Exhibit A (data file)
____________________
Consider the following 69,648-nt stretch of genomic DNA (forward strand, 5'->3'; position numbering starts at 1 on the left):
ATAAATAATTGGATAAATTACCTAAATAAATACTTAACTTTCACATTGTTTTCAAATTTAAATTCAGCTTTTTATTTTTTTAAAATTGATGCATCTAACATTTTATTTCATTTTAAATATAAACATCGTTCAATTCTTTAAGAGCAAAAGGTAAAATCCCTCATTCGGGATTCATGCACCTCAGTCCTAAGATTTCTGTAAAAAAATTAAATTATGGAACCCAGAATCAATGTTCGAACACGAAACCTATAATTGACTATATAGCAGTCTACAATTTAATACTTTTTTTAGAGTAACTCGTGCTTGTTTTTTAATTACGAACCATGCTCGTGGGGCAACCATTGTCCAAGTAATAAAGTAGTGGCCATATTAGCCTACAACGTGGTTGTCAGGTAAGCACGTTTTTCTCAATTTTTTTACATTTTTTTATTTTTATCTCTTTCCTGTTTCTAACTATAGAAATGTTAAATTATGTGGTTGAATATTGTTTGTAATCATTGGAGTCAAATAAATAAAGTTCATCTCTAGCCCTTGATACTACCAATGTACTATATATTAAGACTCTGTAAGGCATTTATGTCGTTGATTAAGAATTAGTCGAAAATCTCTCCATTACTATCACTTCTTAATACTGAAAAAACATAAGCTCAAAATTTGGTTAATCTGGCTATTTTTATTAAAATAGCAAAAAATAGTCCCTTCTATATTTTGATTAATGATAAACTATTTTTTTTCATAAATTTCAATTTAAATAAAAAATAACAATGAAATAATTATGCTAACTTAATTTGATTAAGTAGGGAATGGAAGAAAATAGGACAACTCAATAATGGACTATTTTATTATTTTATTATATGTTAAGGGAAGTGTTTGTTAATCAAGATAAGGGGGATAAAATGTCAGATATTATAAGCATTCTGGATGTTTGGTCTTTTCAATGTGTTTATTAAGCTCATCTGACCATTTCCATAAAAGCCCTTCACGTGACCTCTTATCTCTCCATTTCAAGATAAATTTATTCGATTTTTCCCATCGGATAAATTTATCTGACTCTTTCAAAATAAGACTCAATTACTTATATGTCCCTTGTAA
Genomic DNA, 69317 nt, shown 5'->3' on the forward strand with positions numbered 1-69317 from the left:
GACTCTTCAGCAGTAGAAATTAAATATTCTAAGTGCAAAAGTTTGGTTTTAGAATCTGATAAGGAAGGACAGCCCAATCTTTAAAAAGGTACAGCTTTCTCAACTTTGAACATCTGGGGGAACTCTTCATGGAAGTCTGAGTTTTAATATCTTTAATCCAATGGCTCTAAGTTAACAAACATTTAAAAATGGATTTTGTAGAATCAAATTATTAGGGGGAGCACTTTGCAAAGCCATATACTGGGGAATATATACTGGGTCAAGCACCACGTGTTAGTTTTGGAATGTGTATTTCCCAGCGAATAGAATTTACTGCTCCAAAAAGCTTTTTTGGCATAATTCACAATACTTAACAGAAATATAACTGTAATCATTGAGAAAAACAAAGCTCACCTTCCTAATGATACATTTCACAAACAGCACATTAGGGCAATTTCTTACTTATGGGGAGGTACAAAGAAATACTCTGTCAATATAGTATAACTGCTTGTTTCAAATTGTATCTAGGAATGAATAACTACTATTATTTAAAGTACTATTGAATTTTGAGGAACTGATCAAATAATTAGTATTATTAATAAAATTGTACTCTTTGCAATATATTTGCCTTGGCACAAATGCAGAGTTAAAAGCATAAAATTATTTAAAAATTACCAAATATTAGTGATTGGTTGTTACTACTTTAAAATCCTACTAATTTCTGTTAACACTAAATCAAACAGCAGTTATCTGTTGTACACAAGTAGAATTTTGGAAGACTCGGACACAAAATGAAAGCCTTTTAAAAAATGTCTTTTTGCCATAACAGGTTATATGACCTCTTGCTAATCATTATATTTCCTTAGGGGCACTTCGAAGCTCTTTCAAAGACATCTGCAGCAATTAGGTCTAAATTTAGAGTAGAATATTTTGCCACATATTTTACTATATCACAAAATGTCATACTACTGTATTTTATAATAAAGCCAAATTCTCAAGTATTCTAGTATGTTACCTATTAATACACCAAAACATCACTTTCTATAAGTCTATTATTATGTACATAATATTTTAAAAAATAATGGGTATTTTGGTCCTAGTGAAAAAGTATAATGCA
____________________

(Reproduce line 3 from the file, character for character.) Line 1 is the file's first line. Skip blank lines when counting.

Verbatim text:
Genomic DNA, 69317 nt, shown 5'->3' on the forward strand with positions numbered 1-69317 from the left: